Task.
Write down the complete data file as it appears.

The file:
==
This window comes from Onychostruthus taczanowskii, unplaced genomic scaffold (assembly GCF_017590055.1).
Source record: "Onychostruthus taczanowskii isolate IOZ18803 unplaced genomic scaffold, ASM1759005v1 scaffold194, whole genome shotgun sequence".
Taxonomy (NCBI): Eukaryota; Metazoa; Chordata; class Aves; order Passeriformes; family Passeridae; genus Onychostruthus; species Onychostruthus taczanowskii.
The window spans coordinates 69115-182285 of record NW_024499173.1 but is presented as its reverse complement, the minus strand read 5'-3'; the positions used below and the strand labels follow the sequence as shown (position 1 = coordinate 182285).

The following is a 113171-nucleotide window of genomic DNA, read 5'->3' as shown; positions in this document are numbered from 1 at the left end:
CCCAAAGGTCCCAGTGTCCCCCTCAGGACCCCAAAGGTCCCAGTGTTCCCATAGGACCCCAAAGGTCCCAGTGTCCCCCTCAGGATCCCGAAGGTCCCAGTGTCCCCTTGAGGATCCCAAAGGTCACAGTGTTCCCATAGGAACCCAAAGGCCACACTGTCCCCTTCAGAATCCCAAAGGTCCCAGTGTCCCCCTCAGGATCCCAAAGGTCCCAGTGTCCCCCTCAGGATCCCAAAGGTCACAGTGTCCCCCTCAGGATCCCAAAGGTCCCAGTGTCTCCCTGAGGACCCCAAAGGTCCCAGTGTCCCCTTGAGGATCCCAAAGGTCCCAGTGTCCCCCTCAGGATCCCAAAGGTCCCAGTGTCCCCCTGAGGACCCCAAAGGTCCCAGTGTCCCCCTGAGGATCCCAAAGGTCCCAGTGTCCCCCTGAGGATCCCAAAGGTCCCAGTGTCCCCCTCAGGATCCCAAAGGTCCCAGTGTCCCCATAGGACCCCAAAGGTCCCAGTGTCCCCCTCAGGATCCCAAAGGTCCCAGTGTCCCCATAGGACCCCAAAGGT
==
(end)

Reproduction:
This window comes from Onychostruthus taczanowskii, unplaced genomic scaffold (assembly GCF_017590055.1).
Source record: "Onychostruthus taczanowskii isolate IOZ18803 unplaced genomic scaffold, ASM1759005v1 scaffold194, whole genome shotgun sequence".
Taxonomy (NCBI): Eukaryota; Metazoa; Chordata; class Aves; order Passeriformes; family Passeridae; genus Onychostruthus; species Onychostruthus taczanowskii.
The window spans coordinates 69115-182285 of record NW_024499173.1 but is presented as its reverse complement, the minus strand read 5'-3'; the positions used below and the strand labels follow the sequence as shown (position 1 = coordinate 182285).

The following is a 113171-nucleotide window of genomic DNA, read 5'->3' as shown; positions in this document are numbered from 1 at the left end:
CCCAAAGGTCCCAGTGTCCCCCTCAGGACCCCAAAGGTCCCAGTGTTCCCATAGGACCCCAAAGGTCCCAGTGTCCCCCTCAGGATCCCGAAGGTCCCAGTGTCCCCTTGAGGATCCCAAAGGTCACAGTGTTCCCATAGGAACCCAAAGGCCACACTGTCCCCTTCAGAATCCCAAAGGTCCCAGTGTCCCCCTCAGGATCCCAAAGGTCCCAGTGTCCCCCTCAGGATCCCAAAGGTCACAGTGTCCCCCTCAGGATCCCAAAGGTCCCAGTGTCTCCCTGAGGACCCCAAAGGTCCCAGTGTCCCCTTGAGGATCCCAAAGGTCCCAGTGTCCCCCTCAGGATCCCAAAGGTCCCAGTGTCCCCCTGAGGACCCCAAAGGTCCCAGTGTCCCCCTGAGGATCCCAAAGGTCCCAGTGTCCCCCTGAGGATCCCAAAGGTCCCAGTGTCCCCCTCAGGATCCCAAAGGTCCCAGTGTCCCCATAGGACCCCAAAGGTCCCAGTGTCCCCCTCAGGATCCCAAAGGTCCCAGTGTCCCCATAGGACCCCAAAGGT